Even though the Spring is indeniably there, I still have to wait a bit for the local asparagus and try out Clarkie’s Asparagus and Parmesan Tart I have seen on Beloved Green. Meanwhile I have been watching, impressed, the jungle of Winter-surviving chives, growing like crazy on my balcony and serving as a joyful, green touch of Spring in my kitchen. Even though there are thousands of ways to use chives, my all-time favourite is the fresh cheese spread, a reminder of my childhood and probably the most innocuous of all my food addictions. Here is only a part of my chives jungle (including, on left, nira 韮, Chinese chives, very kindly offered by my friend A. and also courageous – albeit moderate – Winter survivors):
The fresh cheese I have in mind is called “curd cheese” and sometimes “farm” or “farmers cheese”, available in Polish/Russian/ Hungarian grocery shops all around the world. Curd cheese is widely used in Central and Eastern Europe (Russian творог, Polish twaróg or biały ser, Hungarian túró or Austrian Topfen are only some examples in both savoury and sweet dishes and is my absolute favourite in Baked Cheesecake (while its smooth, mixed version is ideal in Unbaked Cheesecake). Its texture might be described as something halfway between ricotta and feta, but its slightly tangy taste differs from both. Since it is produced by straining soured milk, curd cheese is a natural product and if low or medium-fat variety is used, it makes relatively healthy meals and desserts. (It shouldn’t be mixed up with US/Canadian “cheese curds”!). This is how curd cheese, crushed with fork, looks like:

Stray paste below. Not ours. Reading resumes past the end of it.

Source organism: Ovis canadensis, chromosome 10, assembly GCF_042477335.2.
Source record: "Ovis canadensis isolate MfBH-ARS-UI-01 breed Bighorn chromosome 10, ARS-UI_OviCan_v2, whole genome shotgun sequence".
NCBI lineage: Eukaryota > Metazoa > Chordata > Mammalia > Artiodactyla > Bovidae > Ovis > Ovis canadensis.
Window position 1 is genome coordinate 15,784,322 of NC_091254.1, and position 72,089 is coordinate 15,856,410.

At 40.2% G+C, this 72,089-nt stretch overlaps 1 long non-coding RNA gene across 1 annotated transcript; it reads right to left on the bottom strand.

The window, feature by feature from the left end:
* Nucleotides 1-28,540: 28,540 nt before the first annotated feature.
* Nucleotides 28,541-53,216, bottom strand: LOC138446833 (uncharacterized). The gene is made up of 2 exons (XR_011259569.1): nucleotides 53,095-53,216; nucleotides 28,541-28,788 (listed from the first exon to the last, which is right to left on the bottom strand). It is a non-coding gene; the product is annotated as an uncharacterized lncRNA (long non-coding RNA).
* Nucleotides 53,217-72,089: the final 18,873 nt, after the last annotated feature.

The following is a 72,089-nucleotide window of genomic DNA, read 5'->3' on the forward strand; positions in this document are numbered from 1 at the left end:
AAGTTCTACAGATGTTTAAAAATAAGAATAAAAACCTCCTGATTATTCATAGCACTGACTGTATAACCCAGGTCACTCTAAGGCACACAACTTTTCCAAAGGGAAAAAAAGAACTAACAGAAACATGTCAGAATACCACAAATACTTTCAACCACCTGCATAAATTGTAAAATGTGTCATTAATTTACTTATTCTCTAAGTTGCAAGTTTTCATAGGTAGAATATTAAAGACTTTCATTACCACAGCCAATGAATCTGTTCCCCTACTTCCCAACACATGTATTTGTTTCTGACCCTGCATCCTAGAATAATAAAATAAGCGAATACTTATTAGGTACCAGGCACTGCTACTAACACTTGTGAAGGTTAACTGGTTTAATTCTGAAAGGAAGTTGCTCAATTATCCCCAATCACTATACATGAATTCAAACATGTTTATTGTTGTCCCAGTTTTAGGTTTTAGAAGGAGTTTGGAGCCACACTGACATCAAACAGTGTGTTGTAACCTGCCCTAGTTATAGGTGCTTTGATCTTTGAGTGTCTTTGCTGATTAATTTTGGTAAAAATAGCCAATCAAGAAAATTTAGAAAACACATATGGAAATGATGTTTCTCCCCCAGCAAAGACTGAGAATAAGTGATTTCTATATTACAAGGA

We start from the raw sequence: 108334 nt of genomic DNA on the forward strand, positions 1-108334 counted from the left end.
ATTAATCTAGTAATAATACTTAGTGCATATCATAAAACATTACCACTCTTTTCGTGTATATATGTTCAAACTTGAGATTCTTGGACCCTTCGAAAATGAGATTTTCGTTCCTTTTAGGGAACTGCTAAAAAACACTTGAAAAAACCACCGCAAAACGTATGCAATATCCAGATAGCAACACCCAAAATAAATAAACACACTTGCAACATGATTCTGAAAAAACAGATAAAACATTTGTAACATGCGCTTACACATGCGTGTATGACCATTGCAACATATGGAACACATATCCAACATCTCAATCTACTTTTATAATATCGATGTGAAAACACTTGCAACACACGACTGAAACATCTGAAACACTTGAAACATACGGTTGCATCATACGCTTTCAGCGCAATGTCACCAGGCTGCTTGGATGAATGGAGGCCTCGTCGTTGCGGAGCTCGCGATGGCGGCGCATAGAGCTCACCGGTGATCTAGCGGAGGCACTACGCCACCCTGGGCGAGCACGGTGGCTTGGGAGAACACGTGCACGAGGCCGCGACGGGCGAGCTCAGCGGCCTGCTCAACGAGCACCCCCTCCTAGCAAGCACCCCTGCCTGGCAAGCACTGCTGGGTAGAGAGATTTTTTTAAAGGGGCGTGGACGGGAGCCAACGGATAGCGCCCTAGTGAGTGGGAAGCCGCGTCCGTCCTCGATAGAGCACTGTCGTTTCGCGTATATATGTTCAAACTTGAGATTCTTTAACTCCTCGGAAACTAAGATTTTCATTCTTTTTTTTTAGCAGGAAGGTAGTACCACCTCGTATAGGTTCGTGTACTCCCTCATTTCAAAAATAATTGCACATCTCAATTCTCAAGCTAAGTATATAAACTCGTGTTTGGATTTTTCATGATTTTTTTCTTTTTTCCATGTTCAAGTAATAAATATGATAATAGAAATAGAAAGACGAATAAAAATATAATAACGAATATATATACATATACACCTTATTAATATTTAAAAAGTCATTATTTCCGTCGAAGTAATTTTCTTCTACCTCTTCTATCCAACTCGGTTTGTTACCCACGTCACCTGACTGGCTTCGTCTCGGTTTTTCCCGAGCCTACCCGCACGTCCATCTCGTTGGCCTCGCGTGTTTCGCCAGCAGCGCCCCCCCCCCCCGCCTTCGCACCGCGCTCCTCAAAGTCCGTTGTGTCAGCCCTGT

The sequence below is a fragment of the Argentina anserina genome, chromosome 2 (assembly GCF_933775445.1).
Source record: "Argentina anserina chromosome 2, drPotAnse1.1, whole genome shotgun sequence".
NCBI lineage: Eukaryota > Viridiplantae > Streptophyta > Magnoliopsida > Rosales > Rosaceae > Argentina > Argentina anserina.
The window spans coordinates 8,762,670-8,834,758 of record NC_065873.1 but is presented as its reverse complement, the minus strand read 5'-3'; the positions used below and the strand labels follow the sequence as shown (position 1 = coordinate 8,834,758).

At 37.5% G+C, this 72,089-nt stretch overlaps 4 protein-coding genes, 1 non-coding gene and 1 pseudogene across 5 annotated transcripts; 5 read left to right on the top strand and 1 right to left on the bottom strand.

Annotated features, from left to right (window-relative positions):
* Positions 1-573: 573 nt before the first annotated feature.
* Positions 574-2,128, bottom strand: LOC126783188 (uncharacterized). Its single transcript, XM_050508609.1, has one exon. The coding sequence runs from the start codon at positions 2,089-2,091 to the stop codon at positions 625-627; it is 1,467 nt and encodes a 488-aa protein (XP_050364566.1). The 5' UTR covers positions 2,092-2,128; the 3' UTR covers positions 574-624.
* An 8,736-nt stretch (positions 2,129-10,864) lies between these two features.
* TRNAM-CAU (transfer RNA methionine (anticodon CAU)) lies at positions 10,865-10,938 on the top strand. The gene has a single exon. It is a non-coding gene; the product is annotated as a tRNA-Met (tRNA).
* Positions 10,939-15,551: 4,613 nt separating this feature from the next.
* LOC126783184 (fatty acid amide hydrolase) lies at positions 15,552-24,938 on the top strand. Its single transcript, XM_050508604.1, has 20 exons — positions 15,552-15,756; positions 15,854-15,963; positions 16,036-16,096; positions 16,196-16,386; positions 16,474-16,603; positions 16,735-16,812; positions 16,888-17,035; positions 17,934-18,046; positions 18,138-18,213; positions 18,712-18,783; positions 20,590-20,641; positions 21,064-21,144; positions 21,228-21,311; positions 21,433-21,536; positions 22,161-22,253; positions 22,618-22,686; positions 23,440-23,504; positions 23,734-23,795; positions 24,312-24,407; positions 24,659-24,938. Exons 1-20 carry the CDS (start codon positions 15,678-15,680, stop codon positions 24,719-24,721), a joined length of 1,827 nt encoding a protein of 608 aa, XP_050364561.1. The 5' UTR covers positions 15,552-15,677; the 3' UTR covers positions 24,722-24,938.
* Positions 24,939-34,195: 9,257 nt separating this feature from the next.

This spread is not only fresh, low-fat, quick and known as an appetite suppressant, but it tastes much better on wholemeal, black, crunchy bread or even pumpernickel, which makes it even healthier (on the other, hand I have read somewhere fresh cheese is no longer considered as healthy as in the past…). Fresh cheese spread keeps for a couple of days in the fridge, in a closed container. Actually, I think it tastes better the following day, when the chives’ flavour is stronger. I always make a big batch to have it ready for breakfast or as a snack.
TIP: If you cannot get curd/farmers cheese, you can replace it with cottage cheese, but it has to be drained and combined with sour cream/milk or kefir (not yogurt) to make it tangy.
Other recipes which call for curd cheese:
Preparation: 10 minutes
150 g curd/farmers cheese (or drained cottage cheese)
4-6 tablespoons yogurt, kefir, sour milk or sour cream (or more if the cheese is dry)
about 10 flat tablespoons chopped chives
Crush the curd cheese with a fork, add the yogurt, kefir or cream gradually, stirring until you obtain the desired consistency (this depends not only on the cheese brand, but also on your preferences).
If using cottage cheese, crush the grains with a fork before adding kefir or sour milk/cream.
Add the chives, the salt, give it a good stir and taste if it’s salty enough.